I am very pleased to be able to report that after a gruelling day’s work yesterday, the parish clock is back in action and, remarkably, keeping good time almost from the off. (There have been some unrelated issues with the chiming, but these should be resolved soon.)

Below you can see a photo of the broken suspension spring which was the source of the trouble. The top part is sandwiched in a block of brass held secure in the clock frame, while the bottom part is bolted to the top of the pendulum rod. As the pendulum swings in its one second beat, the spring flexes. This arrangement, which is common to nearly all pendulum clocks, avoids any friction in the pendulum but puts high demands on the steel of the spring, which gradually work-hardens with the continual flexing. Amazingly it turns out that the broken spring still had some of the original paint on it, suggesting that it dates from 1897 when the clock was new. This means that it is 126 years old and has flexed around 66 million times. Let’s hope the new one can do as well.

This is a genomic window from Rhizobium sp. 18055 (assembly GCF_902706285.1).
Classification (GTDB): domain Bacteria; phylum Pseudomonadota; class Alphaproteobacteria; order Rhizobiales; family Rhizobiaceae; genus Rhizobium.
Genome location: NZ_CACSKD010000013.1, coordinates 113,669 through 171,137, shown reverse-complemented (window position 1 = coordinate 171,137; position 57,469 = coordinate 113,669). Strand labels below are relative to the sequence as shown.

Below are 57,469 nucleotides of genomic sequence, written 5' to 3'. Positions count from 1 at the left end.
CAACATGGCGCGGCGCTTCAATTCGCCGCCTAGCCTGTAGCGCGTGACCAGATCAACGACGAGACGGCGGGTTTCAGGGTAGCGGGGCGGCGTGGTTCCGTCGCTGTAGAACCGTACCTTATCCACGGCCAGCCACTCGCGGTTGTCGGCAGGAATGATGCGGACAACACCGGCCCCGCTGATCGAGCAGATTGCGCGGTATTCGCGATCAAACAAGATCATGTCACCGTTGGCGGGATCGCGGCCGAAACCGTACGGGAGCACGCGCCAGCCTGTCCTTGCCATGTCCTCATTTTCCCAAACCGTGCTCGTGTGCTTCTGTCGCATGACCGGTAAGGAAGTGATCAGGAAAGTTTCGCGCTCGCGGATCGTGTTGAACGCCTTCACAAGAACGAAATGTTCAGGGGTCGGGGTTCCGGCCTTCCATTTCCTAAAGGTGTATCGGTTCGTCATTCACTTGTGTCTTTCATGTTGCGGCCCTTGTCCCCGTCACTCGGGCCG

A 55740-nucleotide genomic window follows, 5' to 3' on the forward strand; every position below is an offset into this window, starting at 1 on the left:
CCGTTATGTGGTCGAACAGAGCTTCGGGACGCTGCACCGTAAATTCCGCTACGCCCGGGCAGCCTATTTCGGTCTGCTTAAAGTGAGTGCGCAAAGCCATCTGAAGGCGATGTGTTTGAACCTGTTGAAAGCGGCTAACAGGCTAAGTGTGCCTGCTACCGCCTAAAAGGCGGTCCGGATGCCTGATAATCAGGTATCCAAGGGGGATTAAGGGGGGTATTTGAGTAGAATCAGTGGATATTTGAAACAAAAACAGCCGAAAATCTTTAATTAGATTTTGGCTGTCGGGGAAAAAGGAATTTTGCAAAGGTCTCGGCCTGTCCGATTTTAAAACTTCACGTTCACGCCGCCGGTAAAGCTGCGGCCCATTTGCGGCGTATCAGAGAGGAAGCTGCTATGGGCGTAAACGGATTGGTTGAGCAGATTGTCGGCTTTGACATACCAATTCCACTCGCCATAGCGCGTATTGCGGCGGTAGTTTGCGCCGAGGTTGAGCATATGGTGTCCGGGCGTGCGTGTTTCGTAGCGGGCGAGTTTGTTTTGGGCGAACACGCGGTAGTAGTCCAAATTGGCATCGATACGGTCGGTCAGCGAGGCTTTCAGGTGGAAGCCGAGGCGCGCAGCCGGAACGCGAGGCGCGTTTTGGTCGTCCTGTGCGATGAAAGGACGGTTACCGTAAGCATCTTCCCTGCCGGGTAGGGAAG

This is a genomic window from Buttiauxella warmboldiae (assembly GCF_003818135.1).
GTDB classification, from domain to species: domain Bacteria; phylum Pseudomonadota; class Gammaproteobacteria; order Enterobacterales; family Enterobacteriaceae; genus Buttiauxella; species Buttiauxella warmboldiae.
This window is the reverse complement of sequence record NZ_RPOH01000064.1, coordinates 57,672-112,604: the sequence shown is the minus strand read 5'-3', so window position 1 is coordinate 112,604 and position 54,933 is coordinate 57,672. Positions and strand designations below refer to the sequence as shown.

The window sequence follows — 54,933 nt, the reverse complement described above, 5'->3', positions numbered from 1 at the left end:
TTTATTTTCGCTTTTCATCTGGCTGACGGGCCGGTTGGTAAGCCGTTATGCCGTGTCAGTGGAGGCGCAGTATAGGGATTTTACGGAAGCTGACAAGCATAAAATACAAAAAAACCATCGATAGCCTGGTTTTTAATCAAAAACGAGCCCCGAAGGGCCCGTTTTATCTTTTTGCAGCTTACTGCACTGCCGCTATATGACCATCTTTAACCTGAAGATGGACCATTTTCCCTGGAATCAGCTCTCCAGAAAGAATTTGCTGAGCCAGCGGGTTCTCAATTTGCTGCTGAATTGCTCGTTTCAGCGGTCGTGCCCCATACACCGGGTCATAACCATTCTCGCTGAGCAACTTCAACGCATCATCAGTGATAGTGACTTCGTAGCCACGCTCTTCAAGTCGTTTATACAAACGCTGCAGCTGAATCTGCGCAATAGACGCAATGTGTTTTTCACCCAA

It may interest you to know that the escapement in our clock is the same double three-legged gravity escapement designed initially for the Big Ben clock, and that the recent restoration of that clock was undertaken by Cumbria Clocks who also maintain ours.